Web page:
Rufus, how about some support for that statement?

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  64. Every 1, 2, 3, and 5 year bond auction is way "oversubscribed" even with Negative Real Returns.

    The likelihood of any near to medium term inflation seems very remote in such an atmosphere.

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  65. No, Ash, I'm not going to play that game. If you don't think I'm correct YOU go and prove me wrong.

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  66. Blogger Rufus II said...

    "Don't be simplistic, Q. Inflation is caused by an excess of "money" chasing a surfeit of goods."

    That is it in your view? So how would you explain stagflation?

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  67. .

    My initial comment was that Bernanke's decision to hold the zero percent rate into 2013 helps no one but the bankers. I didn't offer reasons but I can.

    I then pointed out the trend in inflation.

    You indicated it was nothing to worry about. I disagree.

    You may be right about where we will be in February. We will have to wait and see.

    Your argument is based on the price of food and energy and you quote supply and demand issues; however, at the same time I believe you downplay the impact of supply and demand in non-OECD/US economies, bubba.

    .

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  68. I guess you can find no support for you assertion of fact which certainly should lead one to doubt the veracity of your claim rufus. I don't know the answer but there is no reason to accept your statement.

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  69. Oh, what the hell; Here:

    From their center of gravity in the textile sector, the strikes have spread to mobilize makers of building materials, Cairo subway workers, garbage collectors, bakers, food processing workers and many others. Like almost all strikes in Egypt in the last 40 years, the latest work stoppages are “illegal” -- unauthorized by the state-sponsored General Federation of Trade Unions and its subsidiary bodies in factories and other workplaces. But unlike upsurges of working-class collective action in the 1980s and 1990s, which were confined to state-owned industries, the wave that began in late 2004 has also pushed along employees in the private sector.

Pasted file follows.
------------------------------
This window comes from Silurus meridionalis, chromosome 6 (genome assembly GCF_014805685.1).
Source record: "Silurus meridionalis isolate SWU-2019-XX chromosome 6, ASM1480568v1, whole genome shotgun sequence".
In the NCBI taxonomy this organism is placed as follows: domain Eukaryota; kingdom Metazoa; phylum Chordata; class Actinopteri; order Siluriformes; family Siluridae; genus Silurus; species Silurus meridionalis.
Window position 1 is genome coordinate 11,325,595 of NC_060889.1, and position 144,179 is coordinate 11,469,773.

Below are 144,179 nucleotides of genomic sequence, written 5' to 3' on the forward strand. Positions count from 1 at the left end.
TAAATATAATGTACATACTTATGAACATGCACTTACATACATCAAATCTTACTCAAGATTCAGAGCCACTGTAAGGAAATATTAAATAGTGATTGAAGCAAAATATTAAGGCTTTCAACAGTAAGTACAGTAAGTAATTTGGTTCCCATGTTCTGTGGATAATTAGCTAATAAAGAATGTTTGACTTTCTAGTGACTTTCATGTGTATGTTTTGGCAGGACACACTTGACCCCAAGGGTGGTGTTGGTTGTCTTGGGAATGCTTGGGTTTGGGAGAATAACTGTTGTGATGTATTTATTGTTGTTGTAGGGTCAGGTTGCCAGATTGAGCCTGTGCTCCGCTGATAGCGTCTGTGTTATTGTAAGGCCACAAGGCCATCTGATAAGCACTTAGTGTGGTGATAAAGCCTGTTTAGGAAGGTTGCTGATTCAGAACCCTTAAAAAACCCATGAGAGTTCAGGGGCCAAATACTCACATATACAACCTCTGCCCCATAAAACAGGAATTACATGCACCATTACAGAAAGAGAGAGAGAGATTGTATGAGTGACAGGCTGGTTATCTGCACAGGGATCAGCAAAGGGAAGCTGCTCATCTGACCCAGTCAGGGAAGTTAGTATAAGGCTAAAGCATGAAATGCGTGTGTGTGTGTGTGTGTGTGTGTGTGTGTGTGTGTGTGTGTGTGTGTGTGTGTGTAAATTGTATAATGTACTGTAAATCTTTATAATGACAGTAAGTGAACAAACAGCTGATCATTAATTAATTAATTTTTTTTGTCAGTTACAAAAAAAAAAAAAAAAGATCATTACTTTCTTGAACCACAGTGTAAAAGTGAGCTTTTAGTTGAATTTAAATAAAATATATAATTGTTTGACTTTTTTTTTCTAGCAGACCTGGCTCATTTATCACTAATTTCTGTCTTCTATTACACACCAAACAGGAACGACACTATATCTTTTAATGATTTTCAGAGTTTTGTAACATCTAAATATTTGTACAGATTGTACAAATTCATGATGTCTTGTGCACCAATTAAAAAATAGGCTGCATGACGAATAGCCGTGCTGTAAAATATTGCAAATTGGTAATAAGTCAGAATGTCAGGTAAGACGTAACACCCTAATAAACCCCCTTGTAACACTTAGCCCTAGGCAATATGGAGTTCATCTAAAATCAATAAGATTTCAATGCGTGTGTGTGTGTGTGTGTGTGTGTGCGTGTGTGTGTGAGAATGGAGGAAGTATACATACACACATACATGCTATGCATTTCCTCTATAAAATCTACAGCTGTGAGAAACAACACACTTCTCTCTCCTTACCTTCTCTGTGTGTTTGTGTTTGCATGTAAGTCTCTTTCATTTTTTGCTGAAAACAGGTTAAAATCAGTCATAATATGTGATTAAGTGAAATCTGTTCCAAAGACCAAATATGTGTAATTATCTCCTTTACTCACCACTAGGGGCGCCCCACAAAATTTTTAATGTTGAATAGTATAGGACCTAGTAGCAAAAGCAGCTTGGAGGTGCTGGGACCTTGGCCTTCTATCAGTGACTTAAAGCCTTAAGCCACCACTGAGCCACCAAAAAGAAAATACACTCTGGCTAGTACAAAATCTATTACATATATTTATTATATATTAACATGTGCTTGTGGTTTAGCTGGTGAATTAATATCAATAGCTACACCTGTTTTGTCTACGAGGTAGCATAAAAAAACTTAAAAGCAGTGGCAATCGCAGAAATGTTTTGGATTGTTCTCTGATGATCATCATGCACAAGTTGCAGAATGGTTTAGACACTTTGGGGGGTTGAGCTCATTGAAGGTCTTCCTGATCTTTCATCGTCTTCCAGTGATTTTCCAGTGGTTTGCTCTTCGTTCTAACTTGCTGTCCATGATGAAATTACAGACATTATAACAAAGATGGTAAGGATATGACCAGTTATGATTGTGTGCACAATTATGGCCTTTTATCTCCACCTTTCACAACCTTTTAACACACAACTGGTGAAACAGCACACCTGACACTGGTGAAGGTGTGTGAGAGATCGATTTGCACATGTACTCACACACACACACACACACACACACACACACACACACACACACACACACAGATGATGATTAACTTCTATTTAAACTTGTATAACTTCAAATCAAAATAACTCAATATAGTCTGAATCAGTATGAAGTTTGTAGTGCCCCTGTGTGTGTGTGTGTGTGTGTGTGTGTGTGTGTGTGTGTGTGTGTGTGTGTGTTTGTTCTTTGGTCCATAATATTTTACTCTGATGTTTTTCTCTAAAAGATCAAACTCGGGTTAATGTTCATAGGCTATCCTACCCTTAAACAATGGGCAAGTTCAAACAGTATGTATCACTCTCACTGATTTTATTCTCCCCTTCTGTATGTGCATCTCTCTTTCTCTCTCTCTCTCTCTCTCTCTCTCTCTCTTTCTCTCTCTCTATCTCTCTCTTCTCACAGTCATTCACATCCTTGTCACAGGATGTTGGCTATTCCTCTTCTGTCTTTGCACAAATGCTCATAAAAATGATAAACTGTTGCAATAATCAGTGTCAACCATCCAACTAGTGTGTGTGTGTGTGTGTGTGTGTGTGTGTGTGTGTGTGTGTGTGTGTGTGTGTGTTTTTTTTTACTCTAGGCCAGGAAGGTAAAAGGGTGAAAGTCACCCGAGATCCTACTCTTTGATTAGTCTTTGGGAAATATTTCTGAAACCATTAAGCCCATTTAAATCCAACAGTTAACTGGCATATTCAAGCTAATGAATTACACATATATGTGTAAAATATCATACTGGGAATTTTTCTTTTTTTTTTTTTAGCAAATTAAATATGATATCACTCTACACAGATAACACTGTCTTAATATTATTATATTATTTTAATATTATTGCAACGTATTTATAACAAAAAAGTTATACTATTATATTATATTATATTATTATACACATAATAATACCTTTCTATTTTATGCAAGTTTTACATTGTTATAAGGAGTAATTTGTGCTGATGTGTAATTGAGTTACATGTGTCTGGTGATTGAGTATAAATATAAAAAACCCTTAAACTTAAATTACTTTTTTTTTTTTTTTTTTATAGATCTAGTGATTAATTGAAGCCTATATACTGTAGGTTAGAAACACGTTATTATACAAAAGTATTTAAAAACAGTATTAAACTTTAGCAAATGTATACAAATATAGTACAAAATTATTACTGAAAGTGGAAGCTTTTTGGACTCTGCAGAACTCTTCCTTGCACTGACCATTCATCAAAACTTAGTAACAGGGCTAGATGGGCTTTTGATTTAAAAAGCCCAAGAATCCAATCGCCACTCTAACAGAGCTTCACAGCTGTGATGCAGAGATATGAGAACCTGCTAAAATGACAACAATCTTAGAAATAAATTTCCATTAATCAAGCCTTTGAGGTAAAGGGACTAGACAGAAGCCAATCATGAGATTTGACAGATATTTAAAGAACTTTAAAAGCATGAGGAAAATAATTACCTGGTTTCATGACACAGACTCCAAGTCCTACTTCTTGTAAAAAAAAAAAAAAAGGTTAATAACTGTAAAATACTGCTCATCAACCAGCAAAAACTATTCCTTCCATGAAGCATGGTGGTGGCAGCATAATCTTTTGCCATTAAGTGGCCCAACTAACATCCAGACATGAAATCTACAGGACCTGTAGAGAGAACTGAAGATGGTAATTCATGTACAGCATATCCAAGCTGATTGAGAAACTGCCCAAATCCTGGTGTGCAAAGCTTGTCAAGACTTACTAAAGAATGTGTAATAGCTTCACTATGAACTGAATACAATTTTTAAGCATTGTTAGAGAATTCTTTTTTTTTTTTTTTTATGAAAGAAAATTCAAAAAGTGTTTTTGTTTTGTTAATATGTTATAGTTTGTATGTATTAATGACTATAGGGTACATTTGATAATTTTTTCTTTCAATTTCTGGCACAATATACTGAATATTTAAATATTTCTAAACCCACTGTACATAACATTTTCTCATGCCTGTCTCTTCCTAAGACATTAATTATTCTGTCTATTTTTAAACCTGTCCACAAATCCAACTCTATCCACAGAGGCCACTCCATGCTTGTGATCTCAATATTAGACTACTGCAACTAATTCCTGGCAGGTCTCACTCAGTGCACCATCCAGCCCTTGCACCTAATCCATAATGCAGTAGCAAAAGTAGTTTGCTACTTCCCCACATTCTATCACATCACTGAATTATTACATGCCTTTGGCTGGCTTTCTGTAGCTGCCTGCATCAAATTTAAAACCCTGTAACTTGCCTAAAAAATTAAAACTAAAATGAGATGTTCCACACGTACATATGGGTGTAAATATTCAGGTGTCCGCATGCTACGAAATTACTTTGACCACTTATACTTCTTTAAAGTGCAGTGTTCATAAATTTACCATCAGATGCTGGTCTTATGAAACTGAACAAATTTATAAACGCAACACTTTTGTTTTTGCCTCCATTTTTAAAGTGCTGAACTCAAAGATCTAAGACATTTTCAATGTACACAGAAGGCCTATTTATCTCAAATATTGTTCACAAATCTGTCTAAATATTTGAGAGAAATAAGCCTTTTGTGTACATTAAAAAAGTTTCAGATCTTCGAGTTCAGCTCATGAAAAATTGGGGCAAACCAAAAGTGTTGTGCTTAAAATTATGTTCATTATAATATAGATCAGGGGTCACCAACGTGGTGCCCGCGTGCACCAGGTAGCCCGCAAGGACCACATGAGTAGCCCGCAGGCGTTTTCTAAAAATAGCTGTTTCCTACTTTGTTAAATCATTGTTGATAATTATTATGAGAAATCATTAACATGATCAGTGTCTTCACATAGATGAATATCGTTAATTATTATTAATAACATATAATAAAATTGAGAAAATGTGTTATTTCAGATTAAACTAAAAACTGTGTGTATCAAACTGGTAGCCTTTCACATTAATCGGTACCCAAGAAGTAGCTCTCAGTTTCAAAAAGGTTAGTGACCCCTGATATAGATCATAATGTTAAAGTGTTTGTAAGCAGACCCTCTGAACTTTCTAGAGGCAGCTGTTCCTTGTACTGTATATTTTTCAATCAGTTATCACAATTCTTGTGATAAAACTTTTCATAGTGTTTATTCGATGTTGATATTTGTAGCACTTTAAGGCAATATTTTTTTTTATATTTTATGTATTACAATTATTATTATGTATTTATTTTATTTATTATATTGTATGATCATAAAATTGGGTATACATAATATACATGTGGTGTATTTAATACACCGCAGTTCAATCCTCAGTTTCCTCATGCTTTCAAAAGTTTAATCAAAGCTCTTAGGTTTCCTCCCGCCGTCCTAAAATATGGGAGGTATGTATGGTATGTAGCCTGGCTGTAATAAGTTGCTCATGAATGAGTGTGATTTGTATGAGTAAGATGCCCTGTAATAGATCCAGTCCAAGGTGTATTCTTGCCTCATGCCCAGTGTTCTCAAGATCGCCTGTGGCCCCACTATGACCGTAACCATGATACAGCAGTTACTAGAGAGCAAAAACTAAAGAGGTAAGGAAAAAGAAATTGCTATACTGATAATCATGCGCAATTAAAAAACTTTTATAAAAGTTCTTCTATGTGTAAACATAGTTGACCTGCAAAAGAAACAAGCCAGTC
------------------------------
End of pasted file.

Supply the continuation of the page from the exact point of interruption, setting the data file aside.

Around the same time the first strikes broke out, the most outspoken pro-democracy street protests in years -- including in their ranks leftists and secular nationalists and sometimes Muslim Brothers -- also appeared. Having spent three years trying to contain the pro-democracy ferment, the regime of President Husni Mubarak has now launched a counterattack on the workers’ movement as well. The counterattack comes as many activist workers have shifted their gaze from wages, benefits and working conditions to the explicitly political question of their relation, through the General Federation, to the state.


    Google is your friend

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  70. I mean, c'mon Rufus, you make a bold statement of fact and then run when asked for support. A quick google suggests you are wrong:

    Reports: Egyptian and Tunisian riots were driven in part by the spike in global food prices

    ...

    Rising prices are “leading to riots, demonstrations and political instability,” New York University economics professor Nouriel Roubini said during a panel discussion. “It’s really something that can topple regimes, as we have seen in the Middle East.”

    http://thinkprogress.org/romm/2011/01/30/207426/egyptian-tunisian-riots-food-prices-extreme-weather-and-high-oil-prices/


    Rising Food Prices Can Topple Governments, Too

    Political unrest has broken out in Tunisia, Yemen, Egypt and other Arab countries. Social media and governmental policies are getting most of the credit for spurring the turmoil, but there's another factor at play.

    Many of the people protesting are also angry about dramatic price hikes for basic foodstuffs, such as rice, cereals, cooking oil and sugar.

    http://www.npr.org/2011/01/30/133331809/rising-food-prices-can-topple-governments-too